Colgate-Palmolive Files Trademark Suit Over Use of ‘360’ Branding on Toothbrushes, Oral Care Products

By Steve Brachmann
February 22, 2018

Colgate-Palmolive Files Trademark Suit Over Use of '360' Branding on Toothbrushes, Oral Care Products

Representative samples of Colgate-Palmolive products bearing the 360° Trademark (taken from the complaint filed).

On January 29th, New York City-based consumer product company Colgate-Palmolive (NYSE:CL) filed a lawsuit alleging trademark infringement in the Southern District of New York against Grand Rapids, MI-based oral healthcare company Ranir LLC. At issue in the case are toothbrushes being sold by Ranir which allegedly infringe upon the “360°” trademark, which is owned by Colgate.

According to its complaint, Colgate has been marketing toothbrushes and other oral health products under the “360°” trademark since 2005. Toothbrushes branded with the “360°” trademark are designed to provide consumers with a whole mouth cleaning experience with the use of innovative features such as multi-functioning bristles, gentle polishing cups, a raised cleaning tip and a cheek and tongue cleaner. Colgate states that, in the last five years, sales of 360°-branded Colgate toothbrushes have achieved hundreds of millions of dollars in sales, placing the product line among the best-selling toothbrush brands in the United States.

Since releasing the 360° branded line of toothbrushes and oral care products, Colgate has pursued federal trademark registrations to cover the use of the brand in commerce. These include U.S. Trademark Registration No. 2980009, which covers the use of the standard character mark “360°” on toothbrushes and was registered in 2005; U.S. Trademark Registration No. 3238154, which covers an illustration mark including the stylized characters “360°” registered in 2007; U.S. Trademark Registration No. 4818782, registered in 2014 to cover the standard character mark “360° ENAMEL HEALTH”; and U.S. Trademark Registration No. 4144306, registered in 2012 to cover the standard character mark “360° FRESH ‘N PROTECT”.

According to Colgate, defendant Ranir began operating unlawfully in the marketplace beginning in late 2017 when it launched a new line of oral health products, including whitening strips, dental floss and toothbrushes, under the brand name “SMILE 360”. Colgate notes that Ranir is not currently affiliated with Colgate and has never licensed the use of the “360°” marks. However, Ranir should have had actual notice of Colgate’s rights to the “360°” marks as Ranir had been a contract manufacturer for Colgate up to December 31st, 2017, producing travel-sized toothpaste products under the Colgate brand for several years. Colgate also alleges that Ranir continues to employ a former Colgate employee in connection with oral care product development.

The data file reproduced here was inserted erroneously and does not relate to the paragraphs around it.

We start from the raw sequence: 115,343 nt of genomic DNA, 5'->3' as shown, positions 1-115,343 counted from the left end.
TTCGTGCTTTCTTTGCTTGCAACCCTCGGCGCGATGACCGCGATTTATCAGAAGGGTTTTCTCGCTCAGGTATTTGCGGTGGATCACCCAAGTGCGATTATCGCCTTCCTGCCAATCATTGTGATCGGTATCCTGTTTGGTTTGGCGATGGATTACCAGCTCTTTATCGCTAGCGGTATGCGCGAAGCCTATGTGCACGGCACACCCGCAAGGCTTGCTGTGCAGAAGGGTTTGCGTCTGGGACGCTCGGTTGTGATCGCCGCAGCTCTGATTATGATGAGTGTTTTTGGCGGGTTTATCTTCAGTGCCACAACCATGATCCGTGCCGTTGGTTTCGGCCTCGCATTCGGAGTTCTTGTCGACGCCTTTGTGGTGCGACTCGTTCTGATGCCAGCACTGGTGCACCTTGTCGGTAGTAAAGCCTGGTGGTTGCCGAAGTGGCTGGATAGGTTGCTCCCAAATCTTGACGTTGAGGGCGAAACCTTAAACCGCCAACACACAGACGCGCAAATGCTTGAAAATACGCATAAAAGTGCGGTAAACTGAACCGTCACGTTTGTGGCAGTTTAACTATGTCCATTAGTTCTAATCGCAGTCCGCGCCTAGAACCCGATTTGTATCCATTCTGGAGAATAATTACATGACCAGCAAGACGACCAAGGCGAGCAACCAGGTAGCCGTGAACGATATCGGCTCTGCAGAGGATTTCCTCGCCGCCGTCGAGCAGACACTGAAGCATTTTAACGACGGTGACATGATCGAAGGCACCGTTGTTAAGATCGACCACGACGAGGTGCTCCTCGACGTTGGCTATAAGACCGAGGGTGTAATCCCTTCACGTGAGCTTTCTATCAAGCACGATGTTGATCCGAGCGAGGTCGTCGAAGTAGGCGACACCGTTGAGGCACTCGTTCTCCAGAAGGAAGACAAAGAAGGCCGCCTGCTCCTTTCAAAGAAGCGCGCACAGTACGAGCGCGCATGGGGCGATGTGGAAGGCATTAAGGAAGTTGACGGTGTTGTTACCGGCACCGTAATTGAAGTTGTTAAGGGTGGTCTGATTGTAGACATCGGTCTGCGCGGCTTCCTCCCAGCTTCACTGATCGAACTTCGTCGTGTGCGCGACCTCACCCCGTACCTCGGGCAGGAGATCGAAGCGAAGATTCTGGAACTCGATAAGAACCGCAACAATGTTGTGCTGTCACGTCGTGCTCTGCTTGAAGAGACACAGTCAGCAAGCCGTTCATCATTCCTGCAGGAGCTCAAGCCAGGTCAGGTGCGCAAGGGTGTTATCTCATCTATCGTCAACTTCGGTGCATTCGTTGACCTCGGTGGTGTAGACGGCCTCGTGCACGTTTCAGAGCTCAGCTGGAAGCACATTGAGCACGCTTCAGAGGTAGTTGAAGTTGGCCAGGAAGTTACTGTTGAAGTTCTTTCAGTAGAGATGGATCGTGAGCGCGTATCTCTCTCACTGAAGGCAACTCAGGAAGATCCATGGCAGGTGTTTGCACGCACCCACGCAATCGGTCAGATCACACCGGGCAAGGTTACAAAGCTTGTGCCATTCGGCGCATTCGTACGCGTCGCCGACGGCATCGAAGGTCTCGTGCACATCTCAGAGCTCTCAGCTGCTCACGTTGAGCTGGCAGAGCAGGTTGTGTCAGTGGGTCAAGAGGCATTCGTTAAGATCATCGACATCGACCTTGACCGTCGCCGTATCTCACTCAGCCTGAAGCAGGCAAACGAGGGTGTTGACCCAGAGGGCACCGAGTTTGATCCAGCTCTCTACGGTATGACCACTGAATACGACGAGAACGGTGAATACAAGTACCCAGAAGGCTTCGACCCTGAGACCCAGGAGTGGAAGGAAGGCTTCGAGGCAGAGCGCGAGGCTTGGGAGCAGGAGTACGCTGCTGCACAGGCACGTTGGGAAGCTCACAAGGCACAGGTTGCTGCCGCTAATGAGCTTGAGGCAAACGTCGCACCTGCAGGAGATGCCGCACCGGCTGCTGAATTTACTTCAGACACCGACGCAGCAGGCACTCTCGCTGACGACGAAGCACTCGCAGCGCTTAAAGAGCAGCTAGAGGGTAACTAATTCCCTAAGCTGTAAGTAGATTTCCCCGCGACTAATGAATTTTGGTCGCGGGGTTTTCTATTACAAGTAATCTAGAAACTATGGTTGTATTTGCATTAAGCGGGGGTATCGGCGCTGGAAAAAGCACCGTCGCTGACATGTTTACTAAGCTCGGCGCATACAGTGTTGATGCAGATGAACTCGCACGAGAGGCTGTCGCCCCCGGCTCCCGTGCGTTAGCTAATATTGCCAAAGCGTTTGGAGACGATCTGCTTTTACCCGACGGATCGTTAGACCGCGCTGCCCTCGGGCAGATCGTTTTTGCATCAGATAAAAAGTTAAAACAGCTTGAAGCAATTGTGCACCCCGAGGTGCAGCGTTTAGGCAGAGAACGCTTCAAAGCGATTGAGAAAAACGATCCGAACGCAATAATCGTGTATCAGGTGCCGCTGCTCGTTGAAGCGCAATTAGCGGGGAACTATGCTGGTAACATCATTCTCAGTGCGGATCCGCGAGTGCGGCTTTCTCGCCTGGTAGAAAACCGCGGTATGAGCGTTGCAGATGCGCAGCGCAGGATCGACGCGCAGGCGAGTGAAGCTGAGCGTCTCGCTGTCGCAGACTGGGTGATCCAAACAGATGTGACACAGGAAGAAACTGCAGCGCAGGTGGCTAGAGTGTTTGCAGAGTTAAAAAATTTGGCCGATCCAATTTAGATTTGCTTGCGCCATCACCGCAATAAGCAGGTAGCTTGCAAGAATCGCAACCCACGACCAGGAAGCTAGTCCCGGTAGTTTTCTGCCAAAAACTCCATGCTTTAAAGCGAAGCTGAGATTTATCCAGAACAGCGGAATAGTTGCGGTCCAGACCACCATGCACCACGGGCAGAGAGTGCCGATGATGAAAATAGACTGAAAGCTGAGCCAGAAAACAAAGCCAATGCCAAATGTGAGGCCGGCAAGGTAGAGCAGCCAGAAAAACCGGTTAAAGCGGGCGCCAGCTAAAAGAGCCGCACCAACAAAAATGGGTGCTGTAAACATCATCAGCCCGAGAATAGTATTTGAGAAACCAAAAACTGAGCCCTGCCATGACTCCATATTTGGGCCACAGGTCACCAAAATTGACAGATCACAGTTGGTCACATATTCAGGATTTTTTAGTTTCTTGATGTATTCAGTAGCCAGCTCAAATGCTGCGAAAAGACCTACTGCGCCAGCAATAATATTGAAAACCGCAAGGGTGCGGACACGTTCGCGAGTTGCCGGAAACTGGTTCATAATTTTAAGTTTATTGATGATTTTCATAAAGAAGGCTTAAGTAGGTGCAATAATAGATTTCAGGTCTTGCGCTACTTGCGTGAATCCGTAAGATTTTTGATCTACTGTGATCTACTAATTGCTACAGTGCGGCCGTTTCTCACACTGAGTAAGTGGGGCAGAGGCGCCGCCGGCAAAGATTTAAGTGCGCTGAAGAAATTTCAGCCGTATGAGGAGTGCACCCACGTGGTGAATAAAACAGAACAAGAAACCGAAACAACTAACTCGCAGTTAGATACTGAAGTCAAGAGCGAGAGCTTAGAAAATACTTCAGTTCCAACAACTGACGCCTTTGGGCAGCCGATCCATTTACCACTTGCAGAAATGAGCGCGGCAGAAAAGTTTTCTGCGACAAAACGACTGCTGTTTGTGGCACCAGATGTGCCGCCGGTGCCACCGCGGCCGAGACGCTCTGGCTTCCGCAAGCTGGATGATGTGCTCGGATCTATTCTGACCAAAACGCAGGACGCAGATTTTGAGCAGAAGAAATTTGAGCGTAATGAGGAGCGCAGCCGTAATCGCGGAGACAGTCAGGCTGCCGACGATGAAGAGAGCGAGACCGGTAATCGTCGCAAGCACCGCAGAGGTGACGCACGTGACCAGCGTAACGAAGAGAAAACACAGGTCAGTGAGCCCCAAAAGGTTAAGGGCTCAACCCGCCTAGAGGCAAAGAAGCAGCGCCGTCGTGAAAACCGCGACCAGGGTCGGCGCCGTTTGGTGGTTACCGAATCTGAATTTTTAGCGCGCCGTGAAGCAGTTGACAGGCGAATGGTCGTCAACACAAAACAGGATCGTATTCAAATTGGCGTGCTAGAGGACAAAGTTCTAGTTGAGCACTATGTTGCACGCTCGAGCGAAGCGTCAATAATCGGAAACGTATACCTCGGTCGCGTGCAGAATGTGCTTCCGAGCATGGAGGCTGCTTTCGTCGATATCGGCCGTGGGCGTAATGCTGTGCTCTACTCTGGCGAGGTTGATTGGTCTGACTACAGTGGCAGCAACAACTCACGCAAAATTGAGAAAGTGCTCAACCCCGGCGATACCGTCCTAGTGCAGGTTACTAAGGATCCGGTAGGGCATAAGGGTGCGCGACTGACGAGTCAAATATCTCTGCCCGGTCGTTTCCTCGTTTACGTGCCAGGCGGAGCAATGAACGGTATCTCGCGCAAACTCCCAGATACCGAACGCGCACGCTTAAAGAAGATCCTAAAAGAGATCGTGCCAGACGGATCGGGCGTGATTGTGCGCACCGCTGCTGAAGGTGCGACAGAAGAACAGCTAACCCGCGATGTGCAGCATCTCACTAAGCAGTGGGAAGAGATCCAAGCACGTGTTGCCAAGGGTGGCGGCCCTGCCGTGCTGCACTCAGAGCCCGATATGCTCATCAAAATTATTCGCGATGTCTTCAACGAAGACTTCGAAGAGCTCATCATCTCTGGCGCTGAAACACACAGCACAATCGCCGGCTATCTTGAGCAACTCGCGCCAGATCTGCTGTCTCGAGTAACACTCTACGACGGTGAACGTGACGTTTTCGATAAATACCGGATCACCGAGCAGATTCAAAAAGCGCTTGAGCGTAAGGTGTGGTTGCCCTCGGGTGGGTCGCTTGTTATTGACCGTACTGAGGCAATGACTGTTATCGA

Colgate alleges that Ranir’s use of the word “SMILE” in its product branding does nothing to help dispel consumer confusion in the marketplace. Colgate argues that “smile” is a descriptive term when used in connection with oral care products and thus cannot distinguish the “SMILE 360” branding from the “360°” marks. Consumers are also used to seeing the “360°” mark in conjunction with other branding words like “ENAMEL HEALTH” and “FRESH ‘N PROTECT”, further contributing to the confusion caused by the “SMILE” branding. Colgate further argues that Ranir’s use of the “SMILE 360” branding is a deliberate attempt to trade on the goodwill of Colgate’s marks and create a false impression on consumers as to the source or sponsorship of Ranir’s products.

Colgate’s suit includes a total of four claims for relief including claims for federal trademark infringement, federal unfair competition, trademark infringement and unfair competition under New York state law, and dilution under New York state law. Colgate seeks a permanent injunction barring Ranir from selling the “SMILE 360” products, a court order transferring any domain name including a prohibited mark to Colgate as well as trebled damages for federal trademark infringement.

The success of Colgate’s 360° brand is discussed in the company’s recent earnings report for the fourth quarter of 2017. In North America, Colgate increased its market share in the manual toothbrush category up to 40.7 percent, the increase supported in part by the success of the Colgate Total 360° 4 Zone toothbrush. Sales of Colgate 360° manual toothbrushes were also cited by the company as supporting increased sales in both Europe and Latin America, regions which contributed a combined 41 percent of Colgate’s total sales on the quarter. Overall, 2017’s fourth quarter saw net sales of nearly $3.9 billion for Colgate, a year-over-year increase in sales of 4.5 percent when compared to the fourth quarter of 2016.

The Author

Steve Brachmann

Steve Brachmann is a writer located in Buffalo, New York. He has worked professionally as a freelancer for more than a decade. He has become a regular contributor to IPWatchdog.com, writing about technology, innovation and is the primary author of the Companies We Follow series. His work has been published by The Buffalo News, The Hamburg Sun, USAToday.com, Chron.com, Motley Fool and OpenLettersMonthly.com. Steve also provides website copy and documents for various business clients.

Warning & Disclaimer: The pages, articles and comments on IPWatchdog.com do not constitute legal advice, nor do they create any attorney-client relationship. The articles published express the personal opinion and views of the author and should not be attributed to the author’s employer, clients or the sponsors of IPWatchdog.com. Read more.

Discuss this

There are currently No Comments comments.

Our website uses cookies to provide you with a better experience. Read our privacy policy for more information.Accept and Close